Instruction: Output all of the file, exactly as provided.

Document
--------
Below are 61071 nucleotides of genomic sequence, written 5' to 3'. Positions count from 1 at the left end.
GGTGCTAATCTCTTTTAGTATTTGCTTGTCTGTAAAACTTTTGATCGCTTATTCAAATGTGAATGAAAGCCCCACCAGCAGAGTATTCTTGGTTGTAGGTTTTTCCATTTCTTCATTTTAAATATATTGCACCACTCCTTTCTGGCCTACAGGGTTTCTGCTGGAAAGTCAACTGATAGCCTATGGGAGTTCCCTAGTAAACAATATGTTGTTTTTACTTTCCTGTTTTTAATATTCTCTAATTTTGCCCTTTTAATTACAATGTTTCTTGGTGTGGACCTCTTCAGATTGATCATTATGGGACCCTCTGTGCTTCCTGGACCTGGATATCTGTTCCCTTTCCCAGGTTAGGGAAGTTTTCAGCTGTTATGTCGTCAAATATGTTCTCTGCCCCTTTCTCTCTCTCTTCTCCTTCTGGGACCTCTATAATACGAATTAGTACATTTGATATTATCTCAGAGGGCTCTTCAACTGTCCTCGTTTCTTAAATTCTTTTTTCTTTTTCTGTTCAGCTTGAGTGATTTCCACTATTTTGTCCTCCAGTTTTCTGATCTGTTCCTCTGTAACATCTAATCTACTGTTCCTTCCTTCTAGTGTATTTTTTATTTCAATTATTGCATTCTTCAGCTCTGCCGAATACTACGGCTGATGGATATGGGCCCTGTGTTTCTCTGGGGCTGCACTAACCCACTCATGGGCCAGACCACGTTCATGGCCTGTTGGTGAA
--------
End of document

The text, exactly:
Below are 61071 nucleotides of genomic sequence, written 5' to 3'. Positions count from 1 at the left end.
GGTGCTAATCTCTTTTAGTATTTGCTTGTCTGTAAAACTTTTGATCGCTTATTCAAATGTGAATGAAAGCCCCACCAGCAGAGTATTCTTGGTTGTAGGTTTTTCCATTTCTTCATTTTAAATATATTGCACCACTCCTTTCTGGCCTACAGGGTTTCTGCTGGAAAGTCAACTGATAGCCTATGGGAGTTCCCTAGTAAACAATATGTTGTTTTTACTTTCCTGTTTTTAATATTCTCTAATTTTGCCCTTTTAATTACAATGTTTCTTGGTGTGGACCTCTTCAGATTGATCATTATGGGACCCTCTGTGCTTCCTGGACCTGGATATCTGTTCCCTTTCCCAGGTTAGGGAAGTTTTCAGCTGTTATGTCGTCAAATATGTTCTCTGCCCCTTTCTCTCTCTCTTCTCCTTCTGGGACCTCTATAATACGAATTAGTACATTTGATATTATCTCAGAGGGCTCTTCAACTGTCCTCGTTTCTTAAATTCTTTTTTCTTTTTCTGTTCAGCTTGAGTGATTTCCACTATTTTGTCCTCCAGTTTTCTGATCTGTTCCTCTGTAACATCTAATCTACTGTTCCTTCCTTCTAGTGTATTTTTTATTTCAATTATTGCATTCTTCAGCTCTGCCGAATACTACGGCTGATGGATATGGGCCCTGTGTTTCTCTGGGGCTGCACTAACCCACTCATGGGCCAGACCACGTTCATGGCCTGTTGGTGAA